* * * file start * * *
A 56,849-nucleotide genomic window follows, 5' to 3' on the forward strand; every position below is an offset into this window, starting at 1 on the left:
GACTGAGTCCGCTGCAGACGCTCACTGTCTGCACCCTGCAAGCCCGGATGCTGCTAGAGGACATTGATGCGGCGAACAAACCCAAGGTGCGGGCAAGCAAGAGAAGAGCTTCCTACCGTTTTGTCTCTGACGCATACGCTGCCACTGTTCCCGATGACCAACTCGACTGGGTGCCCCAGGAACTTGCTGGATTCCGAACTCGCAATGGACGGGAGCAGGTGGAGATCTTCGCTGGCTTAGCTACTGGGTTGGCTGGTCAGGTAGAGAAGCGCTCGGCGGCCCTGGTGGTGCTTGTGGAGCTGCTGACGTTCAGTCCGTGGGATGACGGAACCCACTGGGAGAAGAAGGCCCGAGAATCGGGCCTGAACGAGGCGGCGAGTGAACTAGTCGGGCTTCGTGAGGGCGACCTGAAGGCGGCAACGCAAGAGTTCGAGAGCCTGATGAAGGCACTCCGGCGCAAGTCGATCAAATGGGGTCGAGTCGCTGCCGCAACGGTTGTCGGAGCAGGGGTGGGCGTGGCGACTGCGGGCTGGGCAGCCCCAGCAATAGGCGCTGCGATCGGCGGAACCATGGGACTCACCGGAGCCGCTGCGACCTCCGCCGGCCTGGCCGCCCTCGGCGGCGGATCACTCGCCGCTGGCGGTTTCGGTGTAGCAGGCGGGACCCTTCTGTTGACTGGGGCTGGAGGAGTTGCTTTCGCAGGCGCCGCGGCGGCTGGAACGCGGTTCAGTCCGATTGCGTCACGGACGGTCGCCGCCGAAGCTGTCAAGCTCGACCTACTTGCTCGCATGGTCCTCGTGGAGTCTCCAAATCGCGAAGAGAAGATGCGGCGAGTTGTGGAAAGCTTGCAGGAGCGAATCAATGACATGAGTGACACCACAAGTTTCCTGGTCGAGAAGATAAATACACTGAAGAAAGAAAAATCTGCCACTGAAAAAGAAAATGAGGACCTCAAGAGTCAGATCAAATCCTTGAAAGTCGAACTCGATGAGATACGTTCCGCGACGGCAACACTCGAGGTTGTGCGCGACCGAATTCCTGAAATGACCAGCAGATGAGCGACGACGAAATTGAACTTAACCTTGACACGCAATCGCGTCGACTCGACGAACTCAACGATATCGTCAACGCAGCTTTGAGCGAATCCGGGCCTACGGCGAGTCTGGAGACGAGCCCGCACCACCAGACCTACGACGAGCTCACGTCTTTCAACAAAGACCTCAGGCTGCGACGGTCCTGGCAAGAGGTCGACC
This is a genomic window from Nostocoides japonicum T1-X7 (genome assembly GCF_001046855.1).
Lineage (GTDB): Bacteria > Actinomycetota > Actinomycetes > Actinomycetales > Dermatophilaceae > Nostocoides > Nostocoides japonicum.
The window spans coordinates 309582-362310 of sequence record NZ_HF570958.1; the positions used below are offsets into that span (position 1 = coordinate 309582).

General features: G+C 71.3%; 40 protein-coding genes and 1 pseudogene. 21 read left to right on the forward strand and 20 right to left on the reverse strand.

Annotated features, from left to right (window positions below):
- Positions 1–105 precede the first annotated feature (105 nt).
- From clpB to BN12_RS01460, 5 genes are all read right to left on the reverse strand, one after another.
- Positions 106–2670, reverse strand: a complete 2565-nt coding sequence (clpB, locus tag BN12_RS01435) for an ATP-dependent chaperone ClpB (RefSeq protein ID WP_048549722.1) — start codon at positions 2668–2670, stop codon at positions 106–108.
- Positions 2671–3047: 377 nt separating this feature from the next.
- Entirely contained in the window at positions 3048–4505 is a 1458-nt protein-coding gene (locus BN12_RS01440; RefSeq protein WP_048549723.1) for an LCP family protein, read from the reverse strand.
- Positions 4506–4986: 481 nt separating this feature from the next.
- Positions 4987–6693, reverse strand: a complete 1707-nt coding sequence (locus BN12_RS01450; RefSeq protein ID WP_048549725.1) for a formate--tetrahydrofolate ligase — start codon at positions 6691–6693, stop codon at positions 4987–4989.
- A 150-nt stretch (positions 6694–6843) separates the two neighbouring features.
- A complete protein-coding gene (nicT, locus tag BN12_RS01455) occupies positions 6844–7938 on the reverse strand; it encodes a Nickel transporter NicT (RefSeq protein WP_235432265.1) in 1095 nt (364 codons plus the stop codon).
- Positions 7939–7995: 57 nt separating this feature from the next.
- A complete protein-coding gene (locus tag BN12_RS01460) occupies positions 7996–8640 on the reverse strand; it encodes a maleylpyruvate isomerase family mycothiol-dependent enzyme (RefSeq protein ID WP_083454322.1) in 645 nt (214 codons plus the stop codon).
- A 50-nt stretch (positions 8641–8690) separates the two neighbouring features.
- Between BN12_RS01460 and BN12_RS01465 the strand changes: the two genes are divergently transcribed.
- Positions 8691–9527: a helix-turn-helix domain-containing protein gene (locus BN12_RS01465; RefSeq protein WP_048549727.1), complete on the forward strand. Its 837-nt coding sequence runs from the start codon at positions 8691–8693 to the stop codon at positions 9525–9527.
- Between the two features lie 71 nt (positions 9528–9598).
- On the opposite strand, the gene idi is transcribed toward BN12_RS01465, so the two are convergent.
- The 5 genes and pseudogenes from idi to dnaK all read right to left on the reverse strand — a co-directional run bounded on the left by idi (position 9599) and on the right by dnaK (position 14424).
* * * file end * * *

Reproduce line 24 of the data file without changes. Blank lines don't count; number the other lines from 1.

- The 5 genes and pseudogenes from idi to dnaK all read right to left on the reverse strand — a co-directional run bounded on the left by idi (position 9599) and on the right by dnaK (position 14424).